Thoughts On: The Coen Bros Hero Narrative Pt. I


The Coen Bros Hero Narrative Pt. I

Thoughts On: Select Coen Bros. Films

A three-part exploration of the Coen bros hero narrative, starting with a look at drama.

Joel and Ethan Coen have cultivated one of film history's must subtle and understated filmographies, a body of work of such profound quality and unique character that intentionally flies under the radar and is, in essence, very evasive. Their cinema is a step removed from the mid-century, art-house realm of Tarkovsky, Bresson, Fellini, etc; a step, too, removed from highbrow New Hollywood à la Scorsese, Kubrick and Coppola. The Coen bros mediate between a modernist/post-modernist sensibility and a mode of film grounded in inherent spectacle. They step away from European art-house cinema, a little like Fellini did, with a focus on joy and nonsense. They step away from New Hollywood, quite like Kubrick, with their ambiguity and absurdisms. Alas, the Coen bros cannot be framed as a descendent of one auteur's cinema, nor a national form, nor a movement. What defines the Coen bros, to me, is their serious investigation of life as a quite possibly meaningless venture. The Coen bros do not formulate a nihilist cinema, nor do they subsume themselves in apathy like many forms of post-WWII cinema did. There is an unmistakable levity, sometimes a contemplative, unemotional distance, about their gaze upon meaninglessness, chance and apathy. This introduces a placidity into their cinema and, as we shall eventually see, it is here where we find the source of the Coens' profundity.

The films that I want to focus on today as to explore this exist, in my view, as a part of the Coen bros exploration of the hero and their journey. These films are: The Big Lebowski, Burn Before Reading, Fargo, A Serious Man, Raising Arizona and No Country For Old Men. This selection of films covers most of the Coens' filmography. Alas, I specify this set of films as I am still to see one or two of their features and am not confident in analysing Inside Llewyn Davis, True Grit, Barton Fink and others just yet. I suspect, however, that much of what I will say has much relation with all of their films.

The best place to start our survey of the Coen bros' films is at the level of drama. How do you describe the drama, the action, in a Coen bros film? How do you describe drama and action in and of itself? The latter is a huge topic that, as anyone who follows the blog will know, we have explored a lot before. In my estimation, drama sits at the very centre of cinema. Drama is essentially that which manifests movement through space; it is a kind of cinematic time force. Drama is not a genre of film. Drama is the source of known and unknown mimesis; cinema searching for truth via the imitation the rules of society and the apparent rules the universe. Drama can be categorised and forms of drama differentiated via their ethos and approach to real and unreal imitation - all of which equally seeks to find truth underlying reality. Much more could be said, but, to come directly to the point, I estimate that there are four major forms of drama: Biodrama, Tuphlodrama, Typhlodrama and Melodrama.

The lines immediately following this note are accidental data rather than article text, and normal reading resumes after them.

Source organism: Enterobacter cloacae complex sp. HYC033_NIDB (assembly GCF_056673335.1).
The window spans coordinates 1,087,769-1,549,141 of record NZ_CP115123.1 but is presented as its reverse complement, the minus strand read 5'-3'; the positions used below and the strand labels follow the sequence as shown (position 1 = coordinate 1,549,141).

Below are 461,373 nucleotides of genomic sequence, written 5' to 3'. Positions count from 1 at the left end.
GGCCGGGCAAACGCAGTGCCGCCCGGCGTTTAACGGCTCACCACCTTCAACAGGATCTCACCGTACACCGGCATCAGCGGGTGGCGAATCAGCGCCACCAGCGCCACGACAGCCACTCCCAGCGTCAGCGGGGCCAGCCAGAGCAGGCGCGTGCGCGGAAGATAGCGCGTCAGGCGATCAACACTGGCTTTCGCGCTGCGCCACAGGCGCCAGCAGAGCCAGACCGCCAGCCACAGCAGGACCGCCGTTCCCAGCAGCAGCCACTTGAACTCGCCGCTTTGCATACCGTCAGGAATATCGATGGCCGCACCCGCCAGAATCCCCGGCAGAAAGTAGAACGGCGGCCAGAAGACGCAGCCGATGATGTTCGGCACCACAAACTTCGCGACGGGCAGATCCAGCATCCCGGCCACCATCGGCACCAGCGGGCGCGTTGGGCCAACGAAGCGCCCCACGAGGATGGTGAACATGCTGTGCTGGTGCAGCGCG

Biodrama is action which means to imitate an objective view of reality; is is the kind of action we associate with 'cinematic realism'.

Melodrama is action which makes music out of life, which contrives a world around ideal and chance, around its own ability to contrive; we should all be familiar enough with melodrama and its associations with genres such as action and romance.

Typhlodrama is melodramatic drama that is masked in realism - that moves towards biodrama. This is the archetypal non-melodramatic Hollywood film, that which is fundationally melodramatic, but has reality mapped onto it.

Tuphlodrama is realistic drama perturbed by contrivance. We associate this with 'weird' and 'art' cinemas in which character action is ambiguous, jarring, upsetting or otherwise uncanny.

Coen bros films expose the incompleteness of my theory of drama for they often exist in between tyhplo and tuphlodrama, having at their base contrivance, melodrama, that is perturbed. I would be compelled to refer to the likes of No Country For Old Men as tuphlodramatic as this has a basis in realism, in biodrama, that is shaken up. However, the likes of Burn After Reading is foundationally melodramatic. Mapped onto this foundation is a hint of realism that emerges from the film's basis in Hitchcockian crime-drama. However, whilst the basic drama of this film is undoubtedly contrived, and whilst the representation of the world and interior character conflicts is doused in realism, there is an absurd layer mapped onto this. Thus, melodrama becomes typhlodrama which is then perturbed. This movement takes us towards tuphlodrama, but Burn After Reading has no basis in realism. Because of this, a new category demands to be recognised. We now then introduce Morodrama.